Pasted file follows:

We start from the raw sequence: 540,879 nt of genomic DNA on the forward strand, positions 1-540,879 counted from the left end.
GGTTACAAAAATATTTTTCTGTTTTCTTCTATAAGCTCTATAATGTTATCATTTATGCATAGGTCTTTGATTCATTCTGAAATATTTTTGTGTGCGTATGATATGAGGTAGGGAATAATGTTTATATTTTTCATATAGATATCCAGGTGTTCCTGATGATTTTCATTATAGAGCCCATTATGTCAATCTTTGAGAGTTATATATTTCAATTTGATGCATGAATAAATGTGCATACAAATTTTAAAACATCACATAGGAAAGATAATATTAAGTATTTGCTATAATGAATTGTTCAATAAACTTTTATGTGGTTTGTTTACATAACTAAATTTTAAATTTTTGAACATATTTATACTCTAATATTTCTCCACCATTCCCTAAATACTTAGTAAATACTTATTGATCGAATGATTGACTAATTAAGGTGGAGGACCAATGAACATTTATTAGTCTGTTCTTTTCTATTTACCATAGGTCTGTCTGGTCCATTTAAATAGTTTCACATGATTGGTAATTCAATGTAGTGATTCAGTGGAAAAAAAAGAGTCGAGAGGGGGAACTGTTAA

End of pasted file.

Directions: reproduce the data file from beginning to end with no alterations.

We start from the raw sequence: 540,879 nt of genomic DNA on the forward strand, positions 1-540,879 counted from the left end.
GGTTACAAAAATATTTTTCTGTTTTCTTCTATAAGCTCTATAATGTTATCATTTATGCATAGGTCTTTGATTCATTCTGAAATATTTTTGTGTGCGTATGATATGAGGTAGGGAATAATGTTTATATTTTTCATATAGATATCCAGGTGTTCCTGATGATTTTCATTATAGAGCCCATTATGTCAATCTTTGAGAGTTATATATTTCAATTTGATGCATGAATAAATGTGCATACAAATTTTAAAACATCACATAGGAAAGATAATATTAAGTATTTGCTATAATGAATTGTTCAATAAACTTTTATGTGGTTTGTTTACATAACTAAATTTTAAATTTTTGAACATATTTATACTCTAATATTTCTCCACCATTCCCTAAATACTTAGTAAATACTTATTGATCGAATGATTGACTAATTAAGGTGGAGGACCAATGAACATTTATTAGTCTGTTCTTTTCTATTTACCATAGGTCTGTCTGGTCCATTTAAATAGTTTCACATGATTGGTAATTCAATGTAGTGATTCAGTGGAAAAAAAAGAGTCGAGAGGGGGAACTGTTAA